June 2020: Market Valuation, Inflation and Treasury Yields
Note: The charts in this commentary have been updated to include the latest monthly data.
Our monthly market valuation updates have long had the same conclusion: US stock indexes are significantly overvalued, which suggests cautious expectations on investment returns. In a "normal" market environment -- one with conventional business cycles, Federal Reserve policy, interest rates and inflation -- current valuation levels would be a serious concern.
On March 9, 2020, the 10-year Treasury yield hit its all-time low of 0.54%. As of June 30, it was at 0.66%. With this new low, let's take another look at the popular P/E10 valuation metric.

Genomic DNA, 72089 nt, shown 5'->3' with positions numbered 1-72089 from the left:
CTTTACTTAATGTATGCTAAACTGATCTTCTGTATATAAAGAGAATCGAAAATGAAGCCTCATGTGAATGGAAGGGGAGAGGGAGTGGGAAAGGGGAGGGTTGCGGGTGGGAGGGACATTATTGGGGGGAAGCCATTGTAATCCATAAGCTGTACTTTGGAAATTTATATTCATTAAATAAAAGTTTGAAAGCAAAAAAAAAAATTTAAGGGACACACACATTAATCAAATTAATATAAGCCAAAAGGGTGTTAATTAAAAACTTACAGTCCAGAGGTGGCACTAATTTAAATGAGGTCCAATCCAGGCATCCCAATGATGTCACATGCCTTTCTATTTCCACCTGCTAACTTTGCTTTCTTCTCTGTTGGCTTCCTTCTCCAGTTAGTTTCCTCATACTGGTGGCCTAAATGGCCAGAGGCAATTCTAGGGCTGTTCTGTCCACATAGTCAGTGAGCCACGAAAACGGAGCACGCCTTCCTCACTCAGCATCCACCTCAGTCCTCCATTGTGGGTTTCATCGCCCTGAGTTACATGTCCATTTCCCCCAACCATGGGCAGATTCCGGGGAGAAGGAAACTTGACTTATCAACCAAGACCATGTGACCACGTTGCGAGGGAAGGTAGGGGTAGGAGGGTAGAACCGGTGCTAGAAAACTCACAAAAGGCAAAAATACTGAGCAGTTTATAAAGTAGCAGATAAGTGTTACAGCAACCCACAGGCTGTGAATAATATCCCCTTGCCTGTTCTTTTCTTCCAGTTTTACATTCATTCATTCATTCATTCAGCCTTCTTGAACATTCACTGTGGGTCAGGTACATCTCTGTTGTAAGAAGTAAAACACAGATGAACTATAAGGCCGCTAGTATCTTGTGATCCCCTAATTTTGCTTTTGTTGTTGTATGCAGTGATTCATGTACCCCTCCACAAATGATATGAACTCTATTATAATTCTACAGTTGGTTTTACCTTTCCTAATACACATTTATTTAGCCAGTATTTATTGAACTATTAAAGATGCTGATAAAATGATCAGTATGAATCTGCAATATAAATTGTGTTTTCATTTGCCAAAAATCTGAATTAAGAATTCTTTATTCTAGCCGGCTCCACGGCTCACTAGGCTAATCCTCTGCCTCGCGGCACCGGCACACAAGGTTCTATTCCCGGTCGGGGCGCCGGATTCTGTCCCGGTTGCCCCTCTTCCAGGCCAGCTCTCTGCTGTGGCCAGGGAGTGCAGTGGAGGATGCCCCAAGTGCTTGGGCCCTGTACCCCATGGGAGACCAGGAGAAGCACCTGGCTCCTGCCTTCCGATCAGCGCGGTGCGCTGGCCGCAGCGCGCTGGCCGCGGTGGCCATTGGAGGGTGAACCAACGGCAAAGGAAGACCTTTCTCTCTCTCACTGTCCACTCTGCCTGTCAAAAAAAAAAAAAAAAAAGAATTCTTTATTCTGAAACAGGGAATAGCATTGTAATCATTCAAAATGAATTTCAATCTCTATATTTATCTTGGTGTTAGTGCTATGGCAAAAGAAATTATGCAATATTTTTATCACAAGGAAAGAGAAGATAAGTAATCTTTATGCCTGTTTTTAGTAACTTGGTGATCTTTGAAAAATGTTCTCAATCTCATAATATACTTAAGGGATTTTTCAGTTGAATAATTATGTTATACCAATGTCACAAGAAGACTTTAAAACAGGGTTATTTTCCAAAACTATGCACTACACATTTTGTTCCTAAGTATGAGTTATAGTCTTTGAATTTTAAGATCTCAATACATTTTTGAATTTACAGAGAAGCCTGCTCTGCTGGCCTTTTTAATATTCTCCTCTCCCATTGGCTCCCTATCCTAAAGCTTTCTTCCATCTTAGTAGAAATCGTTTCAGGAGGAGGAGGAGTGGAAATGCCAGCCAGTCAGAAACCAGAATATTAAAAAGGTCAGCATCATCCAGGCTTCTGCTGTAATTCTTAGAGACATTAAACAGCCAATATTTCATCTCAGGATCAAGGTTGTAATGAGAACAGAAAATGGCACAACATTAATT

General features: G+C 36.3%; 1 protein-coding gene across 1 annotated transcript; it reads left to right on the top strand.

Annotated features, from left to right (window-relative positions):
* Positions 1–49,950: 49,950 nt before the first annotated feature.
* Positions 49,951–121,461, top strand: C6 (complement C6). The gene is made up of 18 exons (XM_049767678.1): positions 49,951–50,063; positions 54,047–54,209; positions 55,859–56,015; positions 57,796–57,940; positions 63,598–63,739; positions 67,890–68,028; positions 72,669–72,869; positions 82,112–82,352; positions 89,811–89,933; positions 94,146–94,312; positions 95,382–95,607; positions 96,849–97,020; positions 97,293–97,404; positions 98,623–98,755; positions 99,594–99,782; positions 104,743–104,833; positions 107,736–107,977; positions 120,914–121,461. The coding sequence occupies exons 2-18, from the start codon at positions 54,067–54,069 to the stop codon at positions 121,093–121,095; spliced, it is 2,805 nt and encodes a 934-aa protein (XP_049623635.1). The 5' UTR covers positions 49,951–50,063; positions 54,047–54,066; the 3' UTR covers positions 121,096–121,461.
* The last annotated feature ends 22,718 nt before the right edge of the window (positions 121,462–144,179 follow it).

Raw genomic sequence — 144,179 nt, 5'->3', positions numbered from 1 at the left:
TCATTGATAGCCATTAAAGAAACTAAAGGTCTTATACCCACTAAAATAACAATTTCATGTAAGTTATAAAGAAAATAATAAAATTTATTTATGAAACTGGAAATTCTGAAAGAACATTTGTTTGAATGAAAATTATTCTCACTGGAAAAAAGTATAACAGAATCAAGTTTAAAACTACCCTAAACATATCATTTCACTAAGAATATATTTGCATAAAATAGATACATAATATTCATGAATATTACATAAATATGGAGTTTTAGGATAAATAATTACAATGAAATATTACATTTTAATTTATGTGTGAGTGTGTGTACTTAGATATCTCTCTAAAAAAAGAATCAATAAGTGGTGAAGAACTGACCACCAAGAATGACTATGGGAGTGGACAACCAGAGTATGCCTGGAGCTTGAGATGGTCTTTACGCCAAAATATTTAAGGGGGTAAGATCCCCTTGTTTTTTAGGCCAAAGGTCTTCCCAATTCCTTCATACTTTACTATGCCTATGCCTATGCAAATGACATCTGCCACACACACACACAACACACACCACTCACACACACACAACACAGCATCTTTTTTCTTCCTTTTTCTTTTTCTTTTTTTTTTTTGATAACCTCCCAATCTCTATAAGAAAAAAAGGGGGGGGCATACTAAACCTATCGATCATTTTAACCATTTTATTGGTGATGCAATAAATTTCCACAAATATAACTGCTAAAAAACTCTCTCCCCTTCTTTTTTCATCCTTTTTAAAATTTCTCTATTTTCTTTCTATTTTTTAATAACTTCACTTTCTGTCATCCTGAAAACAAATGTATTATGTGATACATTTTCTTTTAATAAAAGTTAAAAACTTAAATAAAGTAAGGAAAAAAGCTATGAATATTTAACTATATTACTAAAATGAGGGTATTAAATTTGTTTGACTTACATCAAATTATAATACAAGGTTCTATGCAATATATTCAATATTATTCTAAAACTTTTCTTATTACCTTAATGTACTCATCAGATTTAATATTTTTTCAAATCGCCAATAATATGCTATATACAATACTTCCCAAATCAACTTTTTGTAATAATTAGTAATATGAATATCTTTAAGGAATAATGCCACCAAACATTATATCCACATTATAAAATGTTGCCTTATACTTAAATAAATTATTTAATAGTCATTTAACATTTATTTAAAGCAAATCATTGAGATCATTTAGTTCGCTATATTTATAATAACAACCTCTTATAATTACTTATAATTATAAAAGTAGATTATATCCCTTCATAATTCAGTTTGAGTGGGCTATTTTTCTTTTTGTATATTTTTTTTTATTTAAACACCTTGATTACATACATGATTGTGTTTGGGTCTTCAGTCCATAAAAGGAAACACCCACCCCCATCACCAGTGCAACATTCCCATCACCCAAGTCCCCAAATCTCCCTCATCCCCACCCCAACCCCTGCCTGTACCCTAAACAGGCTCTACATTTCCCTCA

Here is a scatter graph with the market valuation on the vertical axis (log scale) and inflation on the horizontal axis. It includes some key highlights: 1) the extreme overvaluation and irrational period of the Tech Bubble, 2) the valuations since the start of last recession, 3) the average P/E10 and 4) where we are today.
The inflation "sweet spot", the range that has supported the highest valuations, is approximately between 1.4% and 3%. See, for example, the highlighted extreme valuations associated with the Tech Bubble arbitrarily as a P/E10 of 25 or so and higher.